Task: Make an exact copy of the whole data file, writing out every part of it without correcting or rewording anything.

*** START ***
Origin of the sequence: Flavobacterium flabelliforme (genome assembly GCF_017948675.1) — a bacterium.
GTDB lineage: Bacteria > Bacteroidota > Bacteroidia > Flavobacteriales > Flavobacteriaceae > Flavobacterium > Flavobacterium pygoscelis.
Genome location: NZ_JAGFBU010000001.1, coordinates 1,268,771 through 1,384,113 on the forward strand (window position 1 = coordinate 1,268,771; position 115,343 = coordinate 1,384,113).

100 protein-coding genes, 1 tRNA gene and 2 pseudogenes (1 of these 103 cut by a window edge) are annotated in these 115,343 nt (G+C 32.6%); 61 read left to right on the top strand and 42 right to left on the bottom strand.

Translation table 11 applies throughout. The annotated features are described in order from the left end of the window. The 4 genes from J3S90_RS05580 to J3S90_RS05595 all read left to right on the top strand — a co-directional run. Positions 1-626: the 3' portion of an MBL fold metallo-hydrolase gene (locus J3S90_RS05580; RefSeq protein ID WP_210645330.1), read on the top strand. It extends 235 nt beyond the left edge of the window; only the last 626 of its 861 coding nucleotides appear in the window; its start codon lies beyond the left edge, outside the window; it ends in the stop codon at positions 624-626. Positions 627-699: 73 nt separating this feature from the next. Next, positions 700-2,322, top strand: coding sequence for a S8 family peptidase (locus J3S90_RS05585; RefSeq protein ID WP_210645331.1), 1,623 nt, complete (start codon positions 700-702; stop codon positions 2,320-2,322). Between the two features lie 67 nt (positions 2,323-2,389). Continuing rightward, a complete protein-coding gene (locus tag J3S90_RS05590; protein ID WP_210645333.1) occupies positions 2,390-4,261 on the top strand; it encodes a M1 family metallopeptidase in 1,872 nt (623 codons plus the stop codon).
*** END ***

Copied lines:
Origin of the sequence: Flavobacterium flabelliforme (genome assembly GCF_017948675.1) — a bacterium.
GTDB lineage: Bacteria > Bacteroidota > Bacteroidia > Flavobacteriales > Flavobacteriaceae > Flavobacterium > Flavobacterium pygoscelis.
Genome location: NZ_JAGFBU010000001.1, coordinates 1,268,771 through 1,384,113 on the forward strand (window position 1 = coordinate 1,268,771; position 115,343 = coordinate 1,384,113).

100 protein-coding genes, 1 tRNA gene and 2 pseudogenes (1 of these 103 cut by a window edge) are annotated in these 115,343 nt (G+C 32.6%); 61 read left to right on the top strand and 42 right to left on the bottom strand.

Translation table 11 applies throughout. The annotated features are described in order from the left end of the window. The 4 genes from J3S90_RS05580 to J3S90_RS05595 all read left to right on the top strand — a co-directional run. Positions 1-626: the 3' portion of an MBL fold metallo-hydrolase gene (locus J3S90_RS05580; RefSeq protein ID WP_210645330.1), read on the top strand. It extends 235 nt beyond the left edge of the window; only the last 626 of its 861 coding nucleotides appear in the window; its start codon lies beyond the left edge, outside the window; it ends in the stop codon at positions 624-626. Positions 627-699: 73 nt separating this feature from the next. Next, positions 700-2,322, top strand: coding sequence for a S8 family peptidase (locus J3S90_RS05585; RefSeq protein ID WP_210645331.1), 1,623 nt, complete (start codon positions 700-702; stop codon positions 2,320-2,322). Between the two features lie 67 nt (positions 2,323-2,389). Continuing rightward, a complete protein-coding gene (locus tag J3S90_RS05590; protein ID WP_210645333.1) occupies positions 2,390-4,261 on the top strand; it encodes a M1 family metallopeptidase in 1,872 nt (623 codons plus the stop codon).